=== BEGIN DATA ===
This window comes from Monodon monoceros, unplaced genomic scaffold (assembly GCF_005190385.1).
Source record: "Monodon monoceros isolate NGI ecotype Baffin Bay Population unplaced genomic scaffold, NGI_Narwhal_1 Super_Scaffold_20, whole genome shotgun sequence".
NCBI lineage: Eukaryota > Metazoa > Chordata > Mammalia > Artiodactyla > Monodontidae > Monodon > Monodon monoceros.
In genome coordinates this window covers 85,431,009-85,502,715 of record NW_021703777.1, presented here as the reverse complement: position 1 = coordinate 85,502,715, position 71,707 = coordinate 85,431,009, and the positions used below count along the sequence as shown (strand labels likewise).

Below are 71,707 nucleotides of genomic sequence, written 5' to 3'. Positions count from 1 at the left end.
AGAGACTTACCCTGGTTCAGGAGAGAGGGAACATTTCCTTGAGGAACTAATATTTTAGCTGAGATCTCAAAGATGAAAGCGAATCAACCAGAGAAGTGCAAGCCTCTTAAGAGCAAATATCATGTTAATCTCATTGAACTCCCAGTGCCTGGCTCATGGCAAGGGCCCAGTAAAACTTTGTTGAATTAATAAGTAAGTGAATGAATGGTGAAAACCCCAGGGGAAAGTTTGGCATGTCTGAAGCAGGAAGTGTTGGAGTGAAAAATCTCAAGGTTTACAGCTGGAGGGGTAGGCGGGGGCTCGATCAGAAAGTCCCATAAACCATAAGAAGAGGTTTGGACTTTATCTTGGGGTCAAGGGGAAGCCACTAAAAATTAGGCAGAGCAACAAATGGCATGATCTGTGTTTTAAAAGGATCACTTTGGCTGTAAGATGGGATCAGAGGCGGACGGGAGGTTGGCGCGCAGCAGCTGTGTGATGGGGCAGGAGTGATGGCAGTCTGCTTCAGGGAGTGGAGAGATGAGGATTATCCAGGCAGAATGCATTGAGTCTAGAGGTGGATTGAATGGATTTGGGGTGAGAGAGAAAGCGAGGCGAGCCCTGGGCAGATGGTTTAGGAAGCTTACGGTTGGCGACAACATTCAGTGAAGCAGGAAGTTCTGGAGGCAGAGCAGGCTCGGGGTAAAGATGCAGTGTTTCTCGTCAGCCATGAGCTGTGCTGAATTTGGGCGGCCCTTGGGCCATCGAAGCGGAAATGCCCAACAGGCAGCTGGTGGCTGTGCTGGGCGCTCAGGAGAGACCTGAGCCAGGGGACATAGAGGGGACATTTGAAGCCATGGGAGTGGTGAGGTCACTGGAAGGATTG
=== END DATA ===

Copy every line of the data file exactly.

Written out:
This window comes from Monodon monoceros, unplaced genomic scaffold (assembly GCF_005190385.1).
Source record: "Monodon monoceros isolate NGI ecotype Baffin Bay Population unplaced genomic scaffold, NGI_Narwhal_1 Super_Scaffold_20, whole genome shotgun sequence".
NCBI lineage: Eukaryota > Metazoa > Chordata > Mammalia > Artiodactyla > Monodontidae > Monodon > Monodon monoceros.
In genome coordinates this window covers 85,431,009-85,502,715 of record NW_021703777.1, presented here as the reverse complement: position 1 = coordinate 85,502,715, position 71,707 = coordinate 85,431,009, and the positions used below count along the sequence as shown (strand labels likewise).

Below are 71,707 nucleotides of genomic sequence, written 5' to 3'. Positions count from 1 at the left end.
AGAGACTTACCCTGGTTCAGGAGAGAGGGAACATTTCCTTGAGGAACTAATATTTTAGCTGAGATCTCAAAGATGAAAGCGAATCAACCAGAGAAGTGCAAGCCTCTTAAGAGCAAATATCATGTTAATCTCATTGAACTCCCAGTGCCTGGCTCATGGCAAGGGCCCAGTAAAACTTTGTTGAATTAATAAGTAAGTGAATGAATGGTGAAAACCCCAGGGGAAAGTTTGGCATGTCTGAAGCAGGAAGTGTTGGAGTGAAAAATCTCAAGGTTTACAGCTGGAGGGGTAGGCGGGGGCTCGATCAGAAAGTCCCATAAACCATAAGAAGAGGTTTGGACTTTATCTTGGGGTCAAGGGGAAGCCACTAAAAATTAGGCAGAGCAACAAATGGCATGATCTGTGTTTTAAAAGGATCACTTTGGCTGTAAGATGGGATCAGAGGCGGACGGGAGGTTGGCGCGCAGCAGCTGTGTGATGGGGCAGGAGTGATGGCAGTCTGCTTCAGGGAGTGGAGAGATGAGGATTATCCAGGCAGAATGCATTGAGTCTAGAGGTGGATTGAATGGATTTGGGGTGAGAGAGAAAGCGAGGCGAGCCCTGGGCAGATGGTTTAGGAAGCTTACGGTTGGCGACAACATTCAGTGAAGCAGGAAGTTCTGGAGGCAGAGCAGGCTCGGGGTAAAGATGCAGTGTTTCTCGTCAGCCATGAGCTGTGCTGAATTTGGGCGGCCCTTGGGCCATCGAAGCGGAAATGCCCAACAGGCAGCTGGTGGCTGTGCTGGGCGCTCAGGAGAGACCTGAGCCAGGGGACATAGAGGGGACATTTGAAGCCATGGGAGTGGTGAGGTCACTGGAAGGATTG